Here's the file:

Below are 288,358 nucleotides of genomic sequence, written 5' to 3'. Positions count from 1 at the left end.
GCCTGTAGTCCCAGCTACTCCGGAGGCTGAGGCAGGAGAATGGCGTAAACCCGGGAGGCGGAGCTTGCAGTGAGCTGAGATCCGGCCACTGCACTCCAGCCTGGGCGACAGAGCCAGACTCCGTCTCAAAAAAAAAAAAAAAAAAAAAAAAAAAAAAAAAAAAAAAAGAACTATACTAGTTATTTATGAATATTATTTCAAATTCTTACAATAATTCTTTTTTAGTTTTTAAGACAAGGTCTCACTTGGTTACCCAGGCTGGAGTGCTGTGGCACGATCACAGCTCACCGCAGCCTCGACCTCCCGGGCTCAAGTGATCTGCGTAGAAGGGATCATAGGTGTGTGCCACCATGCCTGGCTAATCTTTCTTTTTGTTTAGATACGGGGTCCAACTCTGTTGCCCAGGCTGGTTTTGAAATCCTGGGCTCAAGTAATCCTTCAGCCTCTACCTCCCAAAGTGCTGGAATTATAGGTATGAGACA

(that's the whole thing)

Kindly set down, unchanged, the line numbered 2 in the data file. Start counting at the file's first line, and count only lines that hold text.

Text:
GCCTGTAGTCCCAGCTACTCCGGAGGCTGAGGCAGGAGAATGGCGTAAACCCGGGAGGCGGAGCTTGCAGTGAGCTGAGATCCGGCCACTGCACTCCAGCCTGGGCGACAGAGCCAGACTCCGTCTCAAAAAAAAAAAAAAAAAAAAAAAAAAAAAAAAAAAAAAAAGAACTATACTAGTTATTTATGAATATTATTTCAAATTCTTACAATAATTCTTTTTTAGTTTTTAAGACAAGGTCTCACTTGGTTACCCAGGCTGGAGTGCTGTGGCACGATCACAGCTCACCGCAGCCTCGACCTCCCGGGCTCAAGTGATCTGCGTAGAAGGGATCATAGGTGTGTGCCACCATGCCTGGCTAATCTTTCTTTTTGTTTAGATACGGGGTCCAACTCTGTTGCCCAGGCTGGTTTTGAAATCCTGGGCTCAAGTAATCCTTCAGCCTCTACCTCCCAAAGTGCTGGAATTATAGGTATGAGACA